This post was rewritten as part of the Great Revision. Unlike the previous one, which I reluctantly classified as non-canon, this one is canon.Author’s Note
The next time Mirium saw Keelath, months had passed since their last letters. Tyrric had spoken to her about it, expressing disapproval with their choice not to re-marry. After a few snippish arguments, he had lapsed into silence and refused to speak any further about it, and Mirium had mostly put it from her mind.
Seeing Keelath standing outside Tyrric’s study then, his black armor coated in ice, his helmet shielding his face from view, brought the uncomfortable issue swiftly wheeling back. She was surprised by the sharp pang of loss at seeing him, and no matter how strongly she tried to will herself, she couldn’t turn away.
She surreptitiously tailed Keelath as he reported in to Tyrric. It had something to do with the war with the Alliance, and Keelath’s loyalties. Their talk was not entirely calm, though Mirium couldn’t hear the words. When Keelath left Tyrric’s study, Mirium felt a breath of cold air proceeding him down the hall, as if heralding a hailstorm.
Nevertheless, she steeled her nerves and made as if to accidentally run into him, though her shoulder knocking against his breastplate was purely intentional.
She quailed when he rounded on her, blue eyes flashing out of his helm, brighter than any quel’dorei’s could possibly be. She looked up at him, and he down at her.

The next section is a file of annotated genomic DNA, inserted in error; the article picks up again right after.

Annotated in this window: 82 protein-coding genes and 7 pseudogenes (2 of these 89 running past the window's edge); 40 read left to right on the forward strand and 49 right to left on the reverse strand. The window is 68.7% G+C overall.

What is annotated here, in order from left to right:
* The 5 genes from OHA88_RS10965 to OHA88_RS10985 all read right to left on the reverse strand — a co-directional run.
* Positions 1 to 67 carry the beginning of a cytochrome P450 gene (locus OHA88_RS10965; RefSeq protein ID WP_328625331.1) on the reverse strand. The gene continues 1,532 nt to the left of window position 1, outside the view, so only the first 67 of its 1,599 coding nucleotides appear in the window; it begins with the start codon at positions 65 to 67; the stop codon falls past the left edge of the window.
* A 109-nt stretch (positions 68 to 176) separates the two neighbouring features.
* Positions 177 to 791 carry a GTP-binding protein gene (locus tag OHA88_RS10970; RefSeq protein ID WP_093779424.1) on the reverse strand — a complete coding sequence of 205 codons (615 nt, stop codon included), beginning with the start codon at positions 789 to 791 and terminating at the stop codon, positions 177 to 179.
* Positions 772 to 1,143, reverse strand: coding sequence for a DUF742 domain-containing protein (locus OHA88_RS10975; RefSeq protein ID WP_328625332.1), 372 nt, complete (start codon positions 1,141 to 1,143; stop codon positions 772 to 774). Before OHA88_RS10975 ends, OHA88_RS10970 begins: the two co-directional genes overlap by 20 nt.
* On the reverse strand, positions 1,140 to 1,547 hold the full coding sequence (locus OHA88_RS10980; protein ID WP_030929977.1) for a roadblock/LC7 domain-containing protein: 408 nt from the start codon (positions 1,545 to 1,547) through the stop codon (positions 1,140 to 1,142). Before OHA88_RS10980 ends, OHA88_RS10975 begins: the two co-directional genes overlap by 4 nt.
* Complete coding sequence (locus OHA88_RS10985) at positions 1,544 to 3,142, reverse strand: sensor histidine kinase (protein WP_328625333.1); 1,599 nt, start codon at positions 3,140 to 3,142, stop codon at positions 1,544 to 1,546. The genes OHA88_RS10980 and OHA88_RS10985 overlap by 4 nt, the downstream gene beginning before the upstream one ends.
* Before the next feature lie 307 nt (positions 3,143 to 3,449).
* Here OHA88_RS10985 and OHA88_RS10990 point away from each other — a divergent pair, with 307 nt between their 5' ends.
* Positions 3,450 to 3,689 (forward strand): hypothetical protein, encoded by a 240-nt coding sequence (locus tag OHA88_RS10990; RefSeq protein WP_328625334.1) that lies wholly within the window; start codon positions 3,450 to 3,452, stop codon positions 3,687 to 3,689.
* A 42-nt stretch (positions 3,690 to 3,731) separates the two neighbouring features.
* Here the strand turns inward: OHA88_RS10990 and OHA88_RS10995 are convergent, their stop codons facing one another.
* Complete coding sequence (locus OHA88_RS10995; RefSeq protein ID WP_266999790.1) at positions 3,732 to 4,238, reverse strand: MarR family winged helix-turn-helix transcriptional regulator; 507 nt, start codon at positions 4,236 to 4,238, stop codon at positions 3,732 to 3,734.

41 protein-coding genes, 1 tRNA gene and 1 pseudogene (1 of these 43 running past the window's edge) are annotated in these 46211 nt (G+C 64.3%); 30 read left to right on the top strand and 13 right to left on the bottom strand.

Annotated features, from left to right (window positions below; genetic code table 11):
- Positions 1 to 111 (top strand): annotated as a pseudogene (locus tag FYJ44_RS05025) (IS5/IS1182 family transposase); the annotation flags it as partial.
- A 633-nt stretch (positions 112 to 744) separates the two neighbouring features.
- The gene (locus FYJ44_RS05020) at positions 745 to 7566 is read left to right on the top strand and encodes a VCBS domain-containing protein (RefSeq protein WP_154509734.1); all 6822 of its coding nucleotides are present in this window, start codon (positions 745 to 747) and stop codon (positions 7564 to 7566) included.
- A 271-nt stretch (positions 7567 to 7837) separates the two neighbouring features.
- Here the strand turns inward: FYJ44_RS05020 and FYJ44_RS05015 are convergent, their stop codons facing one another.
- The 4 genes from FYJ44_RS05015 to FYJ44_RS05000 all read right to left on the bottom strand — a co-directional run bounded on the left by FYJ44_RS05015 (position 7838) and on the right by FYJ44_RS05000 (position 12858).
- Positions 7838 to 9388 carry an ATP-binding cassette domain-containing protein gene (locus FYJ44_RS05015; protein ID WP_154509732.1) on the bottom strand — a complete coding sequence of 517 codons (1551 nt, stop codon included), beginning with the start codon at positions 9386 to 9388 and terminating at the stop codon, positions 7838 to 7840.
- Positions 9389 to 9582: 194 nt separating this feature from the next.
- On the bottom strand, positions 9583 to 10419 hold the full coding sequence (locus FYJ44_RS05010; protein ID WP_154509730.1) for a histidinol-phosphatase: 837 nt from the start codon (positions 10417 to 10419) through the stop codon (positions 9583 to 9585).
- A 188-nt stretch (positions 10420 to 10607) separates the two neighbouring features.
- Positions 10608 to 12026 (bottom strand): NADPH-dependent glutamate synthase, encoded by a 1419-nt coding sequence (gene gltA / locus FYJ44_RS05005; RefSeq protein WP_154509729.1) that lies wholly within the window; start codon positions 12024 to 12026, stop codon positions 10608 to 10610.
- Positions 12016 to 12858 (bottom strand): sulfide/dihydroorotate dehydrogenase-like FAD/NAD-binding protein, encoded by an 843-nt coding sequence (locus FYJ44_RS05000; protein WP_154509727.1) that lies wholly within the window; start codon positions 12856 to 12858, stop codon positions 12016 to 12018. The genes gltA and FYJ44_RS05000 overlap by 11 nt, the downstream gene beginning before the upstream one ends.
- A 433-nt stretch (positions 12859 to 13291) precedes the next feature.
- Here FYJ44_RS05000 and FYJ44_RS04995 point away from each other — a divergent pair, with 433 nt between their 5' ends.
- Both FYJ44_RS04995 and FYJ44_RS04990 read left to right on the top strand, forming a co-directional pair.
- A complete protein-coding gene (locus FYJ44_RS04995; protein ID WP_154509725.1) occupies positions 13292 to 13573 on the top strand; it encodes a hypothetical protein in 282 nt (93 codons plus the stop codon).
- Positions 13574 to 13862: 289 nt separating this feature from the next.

“Hi,” she said.
He gave a brief nod, expression hidden by the fierce mask of his helm.
Mirium looked at her fingernails, feigning nonchalantness, but the pounding of her heart was anything but nonchalant. “Oh, I, uh, wasn’t aware you were back on the estate, but since you are, do you, er, think you could sit and chat for a bit?”
He didn’t answer but to tip his head up. Mirium swallowed. He was so much harder to read as an undead. She looked at his hand, encased in a gauntlet, then pried the plated glove off of him, so she could latch her fingers around his. His flesh was cold enough to feel like ice. She bit back a wince and instead smiled up at him.
Keelath seemed to bear the contact for a little while, before taking his hand back. “Where do you want to talk?”
“Anywhere is fine.” She hesitated. “The garden?”
“My ice is bad for Tyrric’s flowers.” Was it just her, or did he sound slightly resentful?
“Can’t you just, you know, tone it down a bit?”